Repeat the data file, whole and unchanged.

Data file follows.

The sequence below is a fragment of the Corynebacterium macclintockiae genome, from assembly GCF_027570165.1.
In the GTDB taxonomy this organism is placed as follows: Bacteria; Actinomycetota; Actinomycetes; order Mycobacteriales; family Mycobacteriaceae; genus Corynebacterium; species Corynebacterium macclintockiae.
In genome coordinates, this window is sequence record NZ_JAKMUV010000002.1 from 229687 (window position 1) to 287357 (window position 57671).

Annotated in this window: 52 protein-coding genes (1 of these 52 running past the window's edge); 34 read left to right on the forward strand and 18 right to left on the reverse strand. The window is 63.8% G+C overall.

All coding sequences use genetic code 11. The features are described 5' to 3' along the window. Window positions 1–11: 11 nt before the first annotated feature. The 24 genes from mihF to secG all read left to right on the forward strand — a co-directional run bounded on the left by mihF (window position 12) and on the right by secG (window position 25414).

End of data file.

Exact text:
The sequence below is a fragment of the Corynebacterium macclintockiae genome, from assembly GCF_027570165.1.
In the GTDB taxonomy this organism is placed as follows: Bacteria; Actinomycetota; Actinomycetes; order Mycobacteriales; family Mycobacteriaceae; genus Corynebacterium; species Corynebacterium macclintockiae.
In genome coordinates, this window is sequence record NZ_JAKMUV010000002.1 from 229687 (window position 1) to 287357 (window position 57671).

Annotated in this window: 52 protein-coding genes (1 of these 52 running past the window's edge); 34 read left to right on the forward strand and 18 right to left on the reverse strand. The window is 63.8% G+C overall.

All coding sequences use genetic code 11. The features are described 5' to 3' along the window. Window positions 1–11: 11 nt before the first annotated feature. The 24 genes from mihF to secG all read left to right on the forward strand — a co-directional run bounded on the left by mihF (window position 12) and on the right by secG (window position 25414).